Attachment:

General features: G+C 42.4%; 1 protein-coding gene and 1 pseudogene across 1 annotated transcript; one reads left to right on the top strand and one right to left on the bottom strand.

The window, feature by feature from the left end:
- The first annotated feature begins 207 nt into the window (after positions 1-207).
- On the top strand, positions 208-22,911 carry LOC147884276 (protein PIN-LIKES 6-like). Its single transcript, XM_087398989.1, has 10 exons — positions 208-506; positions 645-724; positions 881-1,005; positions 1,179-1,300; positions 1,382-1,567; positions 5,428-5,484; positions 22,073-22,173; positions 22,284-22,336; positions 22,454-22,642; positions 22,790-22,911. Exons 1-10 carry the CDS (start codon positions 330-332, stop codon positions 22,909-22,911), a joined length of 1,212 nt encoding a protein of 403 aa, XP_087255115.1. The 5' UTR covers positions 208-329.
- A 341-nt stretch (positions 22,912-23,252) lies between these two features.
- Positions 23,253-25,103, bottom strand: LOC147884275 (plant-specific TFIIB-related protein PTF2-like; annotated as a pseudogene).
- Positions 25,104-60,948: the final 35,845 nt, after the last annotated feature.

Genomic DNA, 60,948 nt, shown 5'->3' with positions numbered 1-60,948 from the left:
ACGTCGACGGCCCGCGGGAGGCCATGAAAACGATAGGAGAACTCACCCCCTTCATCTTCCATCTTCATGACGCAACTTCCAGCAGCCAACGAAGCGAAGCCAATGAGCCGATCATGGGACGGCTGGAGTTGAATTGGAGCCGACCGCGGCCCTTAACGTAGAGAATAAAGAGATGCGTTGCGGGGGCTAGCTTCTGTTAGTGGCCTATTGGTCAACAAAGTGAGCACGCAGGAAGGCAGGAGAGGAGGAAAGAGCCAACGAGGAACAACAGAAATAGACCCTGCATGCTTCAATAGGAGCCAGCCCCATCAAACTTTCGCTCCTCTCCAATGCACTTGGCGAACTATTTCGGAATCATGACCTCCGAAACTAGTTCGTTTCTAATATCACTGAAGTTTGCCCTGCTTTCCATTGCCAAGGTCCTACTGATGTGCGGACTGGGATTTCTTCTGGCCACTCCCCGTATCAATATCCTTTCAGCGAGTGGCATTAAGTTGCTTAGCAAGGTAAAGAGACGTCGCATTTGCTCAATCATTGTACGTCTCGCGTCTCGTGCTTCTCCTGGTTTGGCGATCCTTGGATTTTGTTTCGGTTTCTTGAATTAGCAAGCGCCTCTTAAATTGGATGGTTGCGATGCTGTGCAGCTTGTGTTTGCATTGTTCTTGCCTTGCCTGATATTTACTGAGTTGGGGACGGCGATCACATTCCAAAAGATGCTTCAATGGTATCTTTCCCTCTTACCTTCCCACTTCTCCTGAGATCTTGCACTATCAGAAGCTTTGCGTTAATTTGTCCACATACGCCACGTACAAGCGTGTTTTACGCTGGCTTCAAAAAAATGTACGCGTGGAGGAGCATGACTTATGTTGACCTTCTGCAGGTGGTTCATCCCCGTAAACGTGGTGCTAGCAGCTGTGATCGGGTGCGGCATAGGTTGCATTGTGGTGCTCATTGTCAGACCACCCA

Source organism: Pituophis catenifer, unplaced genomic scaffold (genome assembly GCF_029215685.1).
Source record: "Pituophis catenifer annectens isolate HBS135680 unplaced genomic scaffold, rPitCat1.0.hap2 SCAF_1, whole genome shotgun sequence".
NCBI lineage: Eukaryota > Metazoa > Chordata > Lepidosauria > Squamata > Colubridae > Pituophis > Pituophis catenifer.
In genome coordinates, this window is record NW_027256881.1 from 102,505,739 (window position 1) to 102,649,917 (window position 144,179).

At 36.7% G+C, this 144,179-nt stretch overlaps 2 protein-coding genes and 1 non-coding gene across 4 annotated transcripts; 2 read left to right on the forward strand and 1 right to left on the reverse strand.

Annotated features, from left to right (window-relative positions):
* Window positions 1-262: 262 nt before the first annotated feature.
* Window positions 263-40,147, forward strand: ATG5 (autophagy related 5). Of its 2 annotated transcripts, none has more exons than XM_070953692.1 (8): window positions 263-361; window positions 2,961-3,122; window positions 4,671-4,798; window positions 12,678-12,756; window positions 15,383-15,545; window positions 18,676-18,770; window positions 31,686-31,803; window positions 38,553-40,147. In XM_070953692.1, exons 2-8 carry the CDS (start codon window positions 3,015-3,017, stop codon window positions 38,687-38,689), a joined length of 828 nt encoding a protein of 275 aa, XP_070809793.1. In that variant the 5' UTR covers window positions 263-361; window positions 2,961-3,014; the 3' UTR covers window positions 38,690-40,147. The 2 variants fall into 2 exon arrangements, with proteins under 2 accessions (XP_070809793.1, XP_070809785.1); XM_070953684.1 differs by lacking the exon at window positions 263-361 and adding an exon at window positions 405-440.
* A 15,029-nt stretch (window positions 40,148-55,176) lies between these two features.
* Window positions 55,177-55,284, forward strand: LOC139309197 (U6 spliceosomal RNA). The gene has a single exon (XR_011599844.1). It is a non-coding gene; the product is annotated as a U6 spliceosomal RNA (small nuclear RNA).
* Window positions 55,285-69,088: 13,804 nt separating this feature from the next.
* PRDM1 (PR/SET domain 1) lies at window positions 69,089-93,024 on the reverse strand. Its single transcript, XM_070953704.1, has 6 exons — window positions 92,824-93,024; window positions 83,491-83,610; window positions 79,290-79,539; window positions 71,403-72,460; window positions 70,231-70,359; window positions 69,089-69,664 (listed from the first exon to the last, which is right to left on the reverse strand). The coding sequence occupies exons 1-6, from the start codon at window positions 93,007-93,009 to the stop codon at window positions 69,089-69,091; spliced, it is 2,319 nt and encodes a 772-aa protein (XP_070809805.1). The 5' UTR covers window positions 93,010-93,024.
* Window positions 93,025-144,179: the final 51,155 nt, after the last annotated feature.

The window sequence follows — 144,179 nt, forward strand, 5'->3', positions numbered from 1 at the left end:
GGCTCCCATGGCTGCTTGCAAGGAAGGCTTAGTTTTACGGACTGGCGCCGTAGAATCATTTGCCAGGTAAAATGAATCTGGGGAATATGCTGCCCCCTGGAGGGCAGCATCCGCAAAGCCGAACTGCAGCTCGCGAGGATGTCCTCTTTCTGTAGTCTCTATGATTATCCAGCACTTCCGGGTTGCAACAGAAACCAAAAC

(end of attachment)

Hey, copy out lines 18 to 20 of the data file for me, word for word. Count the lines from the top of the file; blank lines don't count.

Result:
* A 15,029-nt stretch (window positions 40,148-55,176) lies between these two features.
* Window positions 55,177-55,284, forward strand: LOC139309197 (U6 spliceosomal RNA). The gene has a single exon (XR_011599844.1). It is a non-coding gene; the product is annotated as a U6 spliceosomal RNA (small nuclear RNA).
* Window positions 55,285-69,088: 13,804 nt separating this feature from the next.